Jupiter Landing

Last night, we stumbled onto three astronomers on 55th Street/9th Ave. "Take a look. You won't be able to see this for another 12 years."

He meant the planet  Jupiter, making  its closest approach to Earth in nearly 50 years. It won't be as big or bright until the year 2022. That's ten years after the-end-of-the-world. A number that seems out-of-this-world.

Of course, in our New York nightlife ready costumes, I wasn't sure who was more out of this world. The middle-aged men who looked liked they stumbled out from the woods with a giant telescope, or the women in shoes known to shorten calf muscles.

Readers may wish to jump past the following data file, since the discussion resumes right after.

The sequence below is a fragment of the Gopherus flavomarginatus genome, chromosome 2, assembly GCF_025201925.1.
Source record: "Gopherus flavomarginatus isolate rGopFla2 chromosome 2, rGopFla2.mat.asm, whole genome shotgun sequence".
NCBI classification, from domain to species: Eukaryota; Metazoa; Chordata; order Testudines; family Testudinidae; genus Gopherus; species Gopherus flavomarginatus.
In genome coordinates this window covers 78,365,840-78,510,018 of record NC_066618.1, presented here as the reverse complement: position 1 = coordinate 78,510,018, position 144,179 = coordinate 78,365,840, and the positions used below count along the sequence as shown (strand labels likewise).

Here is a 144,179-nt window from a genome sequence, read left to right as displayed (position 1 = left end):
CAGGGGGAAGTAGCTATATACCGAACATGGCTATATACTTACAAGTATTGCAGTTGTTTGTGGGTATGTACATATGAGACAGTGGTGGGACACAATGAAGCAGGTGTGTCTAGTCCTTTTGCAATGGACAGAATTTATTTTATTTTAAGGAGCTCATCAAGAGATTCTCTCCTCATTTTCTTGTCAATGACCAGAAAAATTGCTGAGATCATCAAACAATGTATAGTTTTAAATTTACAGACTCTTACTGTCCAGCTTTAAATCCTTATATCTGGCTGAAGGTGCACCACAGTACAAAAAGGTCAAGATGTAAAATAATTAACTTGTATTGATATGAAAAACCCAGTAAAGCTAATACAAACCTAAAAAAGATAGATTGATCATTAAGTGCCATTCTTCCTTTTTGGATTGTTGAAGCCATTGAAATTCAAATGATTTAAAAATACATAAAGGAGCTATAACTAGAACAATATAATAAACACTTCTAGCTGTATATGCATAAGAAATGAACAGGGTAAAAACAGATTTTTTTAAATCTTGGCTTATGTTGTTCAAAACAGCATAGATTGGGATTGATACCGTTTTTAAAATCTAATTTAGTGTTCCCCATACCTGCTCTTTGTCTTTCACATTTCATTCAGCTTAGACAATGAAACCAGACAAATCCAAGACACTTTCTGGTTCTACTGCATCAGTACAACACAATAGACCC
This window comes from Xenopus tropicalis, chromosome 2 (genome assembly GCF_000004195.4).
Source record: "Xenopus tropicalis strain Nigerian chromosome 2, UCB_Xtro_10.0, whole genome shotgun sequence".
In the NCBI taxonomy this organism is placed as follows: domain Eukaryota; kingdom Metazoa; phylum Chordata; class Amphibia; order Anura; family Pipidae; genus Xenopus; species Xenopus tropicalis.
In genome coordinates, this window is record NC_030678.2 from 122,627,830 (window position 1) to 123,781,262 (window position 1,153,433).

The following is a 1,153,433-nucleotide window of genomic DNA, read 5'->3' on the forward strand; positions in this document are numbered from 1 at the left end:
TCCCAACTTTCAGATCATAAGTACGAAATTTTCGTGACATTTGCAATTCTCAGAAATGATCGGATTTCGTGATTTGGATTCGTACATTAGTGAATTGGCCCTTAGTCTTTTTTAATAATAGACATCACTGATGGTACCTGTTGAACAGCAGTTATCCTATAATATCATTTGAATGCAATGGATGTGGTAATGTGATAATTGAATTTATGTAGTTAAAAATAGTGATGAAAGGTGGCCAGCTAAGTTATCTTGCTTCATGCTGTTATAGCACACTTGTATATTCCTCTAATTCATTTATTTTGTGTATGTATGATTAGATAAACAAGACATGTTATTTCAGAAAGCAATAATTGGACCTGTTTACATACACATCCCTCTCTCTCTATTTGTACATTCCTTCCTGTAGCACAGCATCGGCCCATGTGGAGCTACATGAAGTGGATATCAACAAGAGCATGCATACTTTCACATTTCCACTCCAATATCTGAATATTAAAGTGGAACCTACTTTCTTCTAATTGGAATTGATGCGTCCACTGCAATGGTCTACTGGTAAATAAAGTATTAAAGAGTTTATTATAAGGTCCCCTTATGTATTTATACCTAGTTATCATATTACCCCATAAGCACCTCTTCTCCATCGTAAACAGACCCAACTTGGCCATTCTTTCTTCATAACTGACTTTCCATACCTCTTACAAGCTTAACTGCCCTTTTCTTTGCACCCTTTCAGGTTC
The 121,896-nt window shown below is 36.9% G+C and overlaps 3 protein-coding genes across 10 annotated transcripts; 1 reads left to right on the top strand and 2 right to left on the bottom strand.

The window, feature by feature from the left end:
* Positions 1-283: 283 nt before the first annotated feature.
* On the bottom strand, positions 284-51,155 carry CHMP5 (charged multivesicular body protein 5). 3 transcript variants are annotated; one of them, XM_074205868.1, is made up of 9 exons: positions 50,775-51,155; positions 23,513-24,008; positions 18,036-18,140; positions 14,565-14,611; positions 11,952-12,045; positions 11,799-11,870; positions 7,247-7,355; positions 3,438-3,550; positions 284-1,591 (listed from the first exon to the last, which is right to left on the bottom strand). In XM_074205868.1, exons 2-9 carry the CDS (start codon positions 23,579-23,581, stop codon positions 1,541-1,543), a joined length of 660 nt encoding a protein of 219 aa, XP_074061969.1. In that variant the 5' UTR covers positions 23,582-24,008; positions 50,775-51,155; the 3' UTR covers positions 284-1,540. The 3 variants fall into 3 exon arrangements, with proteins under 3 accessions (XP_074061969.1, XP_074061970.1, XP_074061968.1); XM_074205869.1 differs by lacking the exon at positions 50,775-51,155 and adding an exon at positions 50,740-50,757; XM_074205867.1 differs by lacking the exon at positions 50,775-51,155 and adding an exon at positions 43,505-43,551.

I take a look.

Jupiter was a bright orange dot, like the thousands of bright lights that seem to send the city aloft. In the end, they were all stars in our eyes as we carve through the gridded city.

I think of Pac Man eating up the his bright dots. One day, I would like to eat up all the dots in the city. When I'm done, maybe I'll have reached Jupiter.

Thanks, star gazers in the city.